Zotac ZBOX MAGNUS EN970: A Gaming mini-PC Done Right

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Zotac ZBOX MAGNUS EN970 Review - A Gaming mini-PC Done Right

In the course of our coverage of mini-PCs, we have seen offerings from vendors such as ASRock, GIGABYTE and Zotac targeting the gaming market. Usually, ‘mini’ doesn’t fit the requirements of consumers in this space, but the appearance of power-efficient high performance GPUs have made the offerings in the gaming mini-PC space quite interesting. Zotac has been creating mini-PCs

with a gaming focus by tying a mobile NVIDIA GPU with a Core U-series Intel CPU for a couple of generations now. Today, we will be taking a look at the Zotac ZBOX MAGNUS EN970 – a system combining a Broadwell-U CPU with a NVIDIA Maxwell GM204 mobile GPU.

Introduction and Setup Impressions

The ZBOX E-series targets the gaming market. In the previous years, the E-series adopted a tried and tested industrial design (for example, the chassis of the ZBOX EI750 was very similar to that of the PCs in the ZBOX ID series). The MAGNUS EN970 adopts a radically different industrial design. The unit is not as small as the NUCs, even though the height is similar. The area of the top side is around the same as that of the ASRock Vision series. However, the absence of an optical drive slot enables a chassis with considerably lower thickness.

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The Zotac ZBOX MAGNUS EN970 kit doesn’t come with any pre-installed OS, but does come with a CD and a read-only USB key containing the drivers. In any case, we ended up installing the latest drivers from Zotac’s product support page. In addition to the main unit, the other components of the package include a 180 W (19.5V @ 9.23A) adapter, a US power cord, a single 2.4 GHz / 5 GHz antenna for the Wi-Fi feature, a driver CD / read-only USB key, user’s manual and a quick-start guide.

Zotac ZBOX MAGNUS EN970 Review - A Gaming mini-PC Done Right

Source: anandtech.com

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10 thoughts on “Zotac ZBOX MAGNUS EN970: A Gaming mini-PC Done Right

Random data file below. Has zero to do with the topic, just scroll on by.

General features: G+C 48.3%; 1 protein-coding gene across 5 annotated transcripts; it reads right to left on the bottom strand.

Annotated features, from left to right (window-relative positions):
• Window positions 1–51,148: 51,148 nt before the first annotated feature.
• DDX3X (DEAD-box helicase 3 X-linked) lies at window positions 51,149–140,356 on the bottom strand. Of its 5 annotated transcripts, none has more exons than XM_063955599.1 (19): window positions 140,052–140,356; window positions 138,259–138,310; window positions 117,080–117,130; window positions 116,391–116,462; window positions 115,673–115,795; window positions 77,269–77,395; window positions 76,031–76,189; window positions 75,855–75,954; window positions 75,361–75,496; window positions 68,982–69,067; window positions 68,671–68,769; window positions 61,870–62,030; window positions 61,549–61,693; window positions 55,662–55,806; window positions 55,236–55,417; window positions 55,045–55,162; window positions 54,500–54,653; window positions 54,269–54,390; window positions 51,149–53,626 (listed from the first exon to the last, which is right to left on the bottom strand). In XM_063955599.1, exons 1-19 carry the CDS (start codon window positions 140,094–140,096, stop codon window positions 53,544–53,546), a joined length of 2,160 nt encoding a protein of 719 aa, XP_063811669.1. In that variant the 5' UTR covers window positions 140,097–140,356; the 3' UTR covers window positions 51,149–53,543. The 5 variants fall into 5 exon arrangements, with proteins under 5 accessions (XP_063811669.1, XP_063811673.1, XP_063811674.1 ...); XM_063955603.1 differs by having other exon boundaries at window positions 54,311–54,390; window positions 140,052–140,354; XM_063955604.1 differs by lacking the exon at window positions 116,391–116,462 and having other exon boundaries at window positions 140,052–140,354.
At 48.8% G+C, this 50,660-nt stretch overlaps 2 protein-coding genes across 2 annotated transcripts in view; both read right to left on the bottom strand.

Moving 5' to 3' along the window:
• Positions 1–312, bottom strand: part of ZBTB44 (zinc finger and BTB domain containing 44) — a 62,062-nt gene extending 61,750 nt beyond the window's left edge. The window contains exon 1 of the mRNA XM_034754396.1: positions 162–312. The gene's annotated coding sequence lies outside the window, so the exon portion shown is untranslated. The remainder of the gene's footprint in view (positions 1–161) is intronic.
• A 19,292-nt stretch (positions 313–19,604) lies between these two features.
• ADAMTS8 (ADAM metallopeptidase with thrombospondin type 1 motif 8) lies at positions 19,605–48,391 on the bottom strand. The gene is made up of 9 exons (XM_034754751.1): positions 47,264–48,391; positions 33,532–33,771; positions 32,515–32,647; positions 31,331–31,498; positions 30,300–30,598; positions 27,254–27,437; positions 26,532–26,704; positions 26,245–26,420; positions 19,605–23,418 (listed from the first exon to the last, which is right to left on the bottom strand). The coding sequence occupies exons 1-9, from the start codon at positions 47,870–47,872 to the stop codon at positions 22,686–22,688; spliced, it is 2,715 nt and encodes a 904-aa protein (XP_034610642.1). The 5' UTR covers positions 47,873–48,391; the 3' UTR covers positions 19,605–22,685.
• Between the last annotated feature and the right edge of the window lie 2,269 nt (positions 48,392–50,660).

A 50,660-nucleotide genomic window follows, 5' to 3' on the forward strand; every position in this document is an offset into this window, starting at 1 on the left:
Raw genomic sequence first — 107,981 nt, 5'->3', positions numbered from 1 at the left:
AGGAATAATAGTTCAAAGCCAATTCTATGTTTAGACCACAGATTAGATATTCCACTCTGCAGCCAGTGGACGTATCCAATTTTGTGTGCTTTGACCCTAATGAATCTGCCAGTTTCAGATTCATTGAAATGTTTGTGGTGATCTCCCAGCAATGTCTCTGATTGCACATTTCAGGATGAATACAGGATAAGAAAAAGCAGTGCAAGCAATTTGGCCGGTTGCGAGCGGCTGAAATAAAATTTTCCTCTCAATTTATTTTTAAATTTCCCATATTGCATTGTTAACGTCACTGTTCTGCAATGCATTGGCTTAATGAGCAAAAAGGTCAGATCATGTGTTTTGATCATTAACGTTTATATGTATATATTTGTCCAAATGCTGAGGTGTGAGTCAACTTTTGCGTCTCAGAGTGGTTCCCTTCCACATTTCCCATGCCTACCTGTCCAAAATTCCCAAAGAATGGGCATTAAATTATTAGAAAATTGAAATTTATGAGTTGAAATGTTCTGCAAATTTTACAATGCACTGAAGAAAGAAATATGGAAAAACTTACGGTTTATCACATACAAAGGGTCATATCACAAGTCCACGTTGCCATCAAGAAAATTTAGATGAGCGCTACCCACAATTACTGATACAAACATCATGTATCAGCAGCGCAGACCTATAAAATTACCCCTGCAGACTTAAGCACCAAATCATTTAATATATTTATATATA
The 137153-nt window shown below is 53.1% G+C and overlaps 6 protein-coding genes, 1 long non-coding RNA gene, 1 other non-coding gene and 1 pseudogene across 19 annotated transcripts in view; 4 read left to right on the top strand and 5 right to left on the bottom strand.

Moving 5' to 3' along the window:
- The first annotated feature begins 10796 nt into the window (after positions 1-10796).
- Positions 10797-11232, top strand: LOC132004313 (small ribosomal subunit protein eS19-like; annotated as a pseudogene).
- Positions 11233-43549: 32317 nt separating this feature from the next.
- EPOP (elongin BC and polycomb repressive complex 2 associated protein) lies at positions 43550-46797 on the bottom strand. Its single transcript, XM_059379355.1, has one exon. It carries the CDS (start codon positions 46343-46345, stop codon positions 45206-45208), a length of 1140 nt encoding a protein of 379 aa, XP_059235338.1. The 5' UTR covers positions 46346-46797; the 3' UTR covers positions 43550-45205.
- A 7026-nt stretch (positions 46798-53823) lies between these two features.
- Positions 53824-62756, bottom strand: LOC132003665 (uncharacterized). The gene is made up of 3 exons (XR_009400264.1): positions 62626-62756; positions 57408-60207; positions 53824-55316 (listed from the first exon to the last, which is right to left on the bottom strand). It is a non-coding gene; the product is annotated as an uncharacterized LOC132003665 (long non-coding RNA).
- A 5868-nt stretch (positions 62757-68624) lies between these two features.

1. Addendum:Also please add the dimension of the device, I can't find them anywhere and although I can go an pixel measure it, having either physical measurements of manufacturer measurements is nice for visualizing size.

  2. Yeah, I'm kind of curious to see how the cooling is configured too and slightly worried about the 102 degree maximum CPU temp. Yes, I get that Intel says everything is awesome up to 105, but there's not much room to wiggle before the poor little processor has to back off which will probably happen as the computer ages and collects some dust in the HSF or if it operates in warmer ambient air. I'd be happy to see it get a good 5-10mm thicker for a cooler running processor with more tolerance for those naughty dust bunnies to build up a little.

  3. Any reason as to why you didn't show the heatsink setup/MXM module?I'd be curious to see if you could squeeze in the new GTX980 MXM module in here, yes I know the 5200U is anemic for a GTX980.

  4. You wouldn't try any serious gaming on a Chromebox. Similarly, you wouldn't buy this if you just wanted to watch Netflix.

  5. HTPC for $800? My repurposed Asus Chromebox I bought used for $75 works great for me…

  6. Agreed. Most living room displays (TV/Projector) are 1080p, and this box performs very well at 1080p. It's small enough to put next to a TV, and should be very quiet as far as fan noise as well.I have an EN760 in my living room. It's an older version of this same box. It works great.My only complaint is that they raised the price from $500 to $800 (for the barebones) compared to previous generations. $500 was a more compelling price; $800 gets too close to laptop territory.

  7. I dunno, it seems like a compelling 1080p solution to me. I'm sure they put plenty of thought into their choice, between the pairing of CPU+GPU in such a small package, while also trying to reach a certain price point.Owning a SP3 with a pretty comparable 4300u, it's pretty impressive what it can do all things considered. Being paired with a 970m and put into a tiny $800 package is actually pretty enticing as an HTPC/Steam box solution for the living room.

  8. I am not sure if it makes sense to pair a decent graphic solution with a Ultra low power CPU to begin with. I believe the constraint is with the cooling solution, but I think I can live with a slightly bigger chassis.

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